- “Language Guidelines” and a statement by Davida Foy Crabtree on “Inclusive Language” (1985)
- Barbara Brown Zikmund, “The Trinity and Women’s Experience” (1987)
- Two early papers by UCC theologians on marriage equality (1998)
- Statement on theology and disability (2005)
- Pastoral Letter on Faith and Science (2008)
- Pastoral Letter on Faith and the Environment (2008)
- Sharon Ringe, “Feminist Theology” (1995)
- Lee Barrett, “Theological Worlds in the United Church of Christ” (2007)
5. Review materials that reflect how traditional conservative theologies continue to challenge and shape UCC theology. The UCC is often called a “liberal” church, but there are significant communities within the denomination that maintain a more conservative theology. Here are some links to organizations representing those communities.
Choose one of these to read. Prepare a one-page synopsis about the community.
6. Review materials that show the theological and multiracial, multicultural diversity of UCC theology. Choose one of the readings from the theological and muticultural materials. Write a one-page paper on how UCC theology was shaped by diversity with a particular lens on the reading you chose
- Barbara Essex, “Black Theology: The Unfinished Agenda” (1989)
- David Hirano, “Theology among Asian Americans” (1986)
- Norm Jackson, “An Indian Perspective on the UCC” (2000)
- Enrique Armijo, “Immigrant Theology: Theology in Context” (2000)
7. Read about the UCC ecclesiology (theology of the church)
- “God is Still Speaking”
- A background paper on UCC ecclesiology (1991)
- John Thomas, “Contemporary Commitment and Catholic Substance” (1997)
- John Thomas, “A United Church that Stands for Something” (2006)
8. Think theologically about the UCC’s practice of advocacy for justice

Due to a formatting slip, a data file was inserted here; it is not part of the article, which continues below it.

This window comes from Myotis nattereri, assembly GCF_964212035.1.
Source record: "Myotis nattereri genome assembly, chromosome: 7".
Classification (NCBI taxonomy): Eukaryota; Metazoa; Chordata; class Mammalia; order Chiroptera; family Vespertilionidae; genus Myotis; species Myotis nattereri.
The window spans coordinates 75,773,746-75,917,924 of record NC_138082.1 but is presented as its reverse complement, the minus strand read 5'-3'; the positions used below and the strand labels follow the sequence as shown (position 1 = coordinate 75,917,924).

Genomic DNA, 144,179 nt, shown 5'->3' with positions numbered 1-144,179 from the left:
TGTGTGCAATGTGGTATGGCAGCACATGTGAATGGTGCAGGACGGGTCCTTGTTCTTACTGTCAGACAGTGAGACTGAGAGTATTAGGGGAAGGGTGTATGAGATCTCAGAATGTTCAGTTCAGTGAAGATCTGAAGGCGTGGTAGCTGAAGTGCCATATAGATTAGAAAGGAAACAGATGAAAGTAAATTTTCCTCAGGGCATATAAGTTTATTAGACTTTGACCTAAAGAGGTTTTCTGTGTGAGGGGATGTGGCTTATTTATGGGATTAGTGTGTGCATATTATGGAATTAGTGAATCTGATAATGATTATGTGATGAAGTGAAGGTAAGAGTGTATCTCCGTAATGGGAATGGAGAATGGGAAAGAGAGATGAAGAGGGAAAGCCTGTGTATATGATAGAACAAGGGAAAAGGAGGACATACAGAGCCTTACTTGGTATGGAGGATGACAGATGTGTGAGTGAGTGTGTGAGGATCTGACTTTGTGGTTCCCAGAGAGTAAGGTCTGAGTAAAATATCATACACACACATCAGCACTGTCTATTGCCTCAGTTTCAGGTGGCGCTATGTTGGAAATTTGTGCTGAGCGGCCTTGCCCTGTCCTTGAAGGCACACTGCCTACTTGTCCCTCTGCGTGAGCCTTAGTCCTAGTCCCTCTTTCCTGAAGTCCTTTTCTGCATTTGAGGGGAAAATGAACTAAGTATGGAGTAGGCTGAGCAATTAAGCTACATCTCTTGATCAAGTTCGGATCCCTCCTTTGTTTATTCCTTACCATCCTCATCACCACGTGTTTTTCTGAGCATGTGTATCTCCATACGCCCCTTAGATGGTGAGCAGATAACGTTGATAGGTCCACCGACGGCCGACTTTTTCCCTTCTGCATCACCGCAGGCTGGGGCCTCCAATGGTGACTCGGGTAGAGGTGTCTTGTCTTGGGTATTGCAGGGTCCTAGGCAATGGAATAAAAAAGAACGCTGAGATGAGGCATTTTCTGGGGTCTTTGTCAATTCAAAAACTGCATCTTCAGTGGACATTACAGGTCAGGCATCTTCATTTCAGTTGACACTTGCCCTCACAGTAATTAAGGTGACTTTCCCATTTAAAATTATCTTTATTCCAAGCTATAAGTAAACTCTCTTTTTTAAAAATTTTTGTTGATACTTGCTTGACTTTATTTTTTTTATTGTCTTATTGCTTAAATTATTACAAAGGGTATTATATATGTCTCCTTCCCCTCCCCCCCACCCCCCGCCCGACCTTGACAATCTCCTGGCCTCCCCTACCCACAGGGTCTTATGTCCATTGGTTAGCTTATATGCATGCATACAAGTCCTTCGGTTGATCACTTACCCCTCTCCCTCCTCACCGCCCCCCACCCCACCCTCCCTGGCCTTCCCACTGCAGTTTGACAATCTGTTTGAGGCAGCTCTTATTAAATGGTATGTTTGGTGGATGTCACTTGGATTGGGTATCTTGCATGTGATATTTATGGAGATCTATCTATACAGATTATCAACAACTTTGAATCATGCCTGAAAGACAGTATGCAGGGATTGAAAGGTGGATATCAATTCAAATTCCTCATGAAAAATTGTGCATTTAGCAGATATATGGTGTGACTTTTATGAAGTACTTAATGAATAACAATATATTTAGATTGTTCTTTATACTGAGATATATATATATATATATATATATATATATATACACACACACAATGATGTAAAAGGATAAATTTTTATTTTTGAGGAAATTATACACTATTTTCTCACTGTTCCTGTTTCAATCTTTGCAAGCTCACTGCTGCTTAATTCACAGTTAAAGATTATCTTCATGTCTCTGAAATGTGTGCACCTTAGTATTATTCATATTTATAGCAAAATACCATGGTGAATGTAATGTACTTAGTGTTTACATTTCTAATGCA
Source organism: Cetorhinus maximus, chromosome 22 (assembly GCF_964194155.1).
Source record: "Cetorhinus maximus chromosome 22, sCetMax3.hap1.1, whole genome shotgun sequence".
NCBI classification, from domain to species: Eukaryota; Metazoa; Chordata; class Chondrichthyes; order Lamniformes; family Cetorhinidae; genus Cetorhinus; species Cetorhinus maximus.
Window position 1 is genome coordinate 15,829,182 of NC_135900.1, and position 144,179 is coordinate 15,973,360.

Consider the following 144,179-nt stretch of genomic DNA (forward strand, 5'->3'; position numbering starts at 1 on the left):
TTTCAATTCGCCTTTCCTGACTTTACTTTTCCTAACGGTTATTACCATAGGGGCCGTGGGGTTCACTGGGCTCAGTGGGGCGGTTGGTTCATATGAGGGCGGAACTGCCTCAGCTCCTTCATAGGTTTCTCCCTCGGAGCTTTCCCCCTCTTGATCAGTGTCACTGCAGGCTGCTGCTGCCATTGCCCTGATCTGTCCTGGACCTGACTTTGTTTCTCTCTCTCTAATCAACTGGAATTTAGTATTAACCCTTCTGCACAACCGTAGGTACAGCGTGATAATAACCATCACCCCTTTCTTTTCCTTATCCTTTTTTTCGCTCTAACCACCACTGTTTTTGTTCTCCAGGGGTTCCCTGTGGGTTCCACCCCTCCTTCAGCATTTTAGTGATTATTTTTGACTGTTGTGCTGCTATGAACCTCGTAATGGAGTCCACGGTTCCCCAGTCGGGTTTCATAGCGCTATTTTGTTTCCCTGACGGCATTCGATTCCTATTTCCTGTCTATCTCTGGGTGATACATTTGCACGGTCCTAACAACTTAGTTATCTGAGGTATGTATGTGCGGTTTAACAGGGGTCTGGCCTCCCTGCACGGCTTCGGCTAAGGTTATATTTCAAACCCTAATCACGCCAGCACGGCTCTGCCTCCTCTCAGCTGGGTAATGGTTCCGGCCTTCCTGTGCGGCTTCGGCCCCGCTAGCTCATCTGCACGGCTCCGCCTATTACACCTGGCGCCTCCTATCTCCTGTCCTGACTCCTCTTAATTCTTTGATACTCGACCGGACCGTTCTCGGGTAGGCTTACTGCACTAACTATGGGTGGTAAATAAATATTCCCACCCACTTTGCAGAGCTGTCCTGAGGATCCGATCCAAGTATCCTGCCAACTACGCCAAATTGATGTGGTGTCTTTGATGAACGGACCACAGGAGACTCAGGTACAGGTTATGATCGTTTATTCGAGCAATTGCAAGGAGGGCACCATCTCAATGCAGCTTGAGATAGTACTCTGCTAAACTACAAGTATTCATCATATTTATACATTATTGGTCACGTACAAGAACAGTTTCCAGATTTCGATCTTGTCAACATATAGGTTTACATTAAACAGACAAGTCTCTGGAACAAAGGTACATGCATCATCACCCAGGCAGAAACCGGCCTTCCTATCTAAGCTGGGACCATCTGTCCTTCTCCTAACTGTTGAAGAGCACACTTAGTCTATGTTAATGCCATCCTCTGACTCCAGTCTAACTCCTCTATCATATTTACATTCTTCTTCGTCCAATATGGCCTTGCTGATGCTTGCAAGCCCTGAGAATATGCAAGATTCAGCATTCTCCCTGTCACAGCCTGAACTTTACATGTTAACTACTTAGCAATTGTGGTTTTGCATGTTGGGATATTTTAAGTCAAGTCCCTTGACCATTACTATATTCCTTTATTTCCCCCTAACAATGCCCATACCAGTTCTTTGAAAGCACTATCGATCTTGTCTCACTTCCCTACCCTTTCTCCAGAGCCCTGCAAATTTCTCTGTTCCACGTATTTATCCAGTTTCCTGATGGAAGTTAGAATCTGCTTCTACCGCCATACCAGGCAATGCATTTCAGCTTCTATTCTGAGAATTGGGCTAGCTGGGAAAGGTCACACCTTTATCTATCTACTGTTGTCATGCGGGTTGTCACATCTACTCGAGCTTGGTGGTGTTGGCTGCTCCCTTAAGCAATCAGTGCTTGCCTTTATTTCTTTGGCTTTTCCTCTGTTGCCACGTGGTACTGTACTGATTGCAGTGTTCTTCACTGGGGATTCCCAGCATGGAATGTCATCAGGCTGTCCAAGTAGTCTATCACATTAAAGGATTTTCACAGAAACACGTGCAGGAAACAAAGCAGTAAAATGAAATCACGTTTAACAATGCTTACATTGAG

Go to the “Advocate for Justice” area of the UCC web site and choose one of the topics related to UCC social witness, peace and/or justice work that you are interested in. Reflect on the theological belief or concept that underlies or informs the UCC witness in this area? Ask why the UCC advocates in that area. How are UCC motives different from those of other social activist groups? Come prepared to tell the other members of the class the topic you chose AND the theological rationale behind UCC involvement in that issue.
SUMMARY OF ASSIGNMENTS FOR THEOLOGY Institute
1. Read various general resources about UCC Theology
2. Read materials about UCC worship and music
3. Learn about the four pre-1957 theological traditions
4. Read about UCC ecclesiology. What is the UCC theology of the church?
5. Examine & write about UCC theological statements since 1957 [#4]
6. Examine & write about conservative theologies of the UCC [#5]
7. Examine & write about the multicultural and multiracial traditions in the UCC [#6]
8. Reflect upon & write about an issue where the UCC has an activist agenda and explain the theological rationale behind such activism [#8]
***For successful completion of the institute, the written assignments MUST be done in advance and brought to the institute***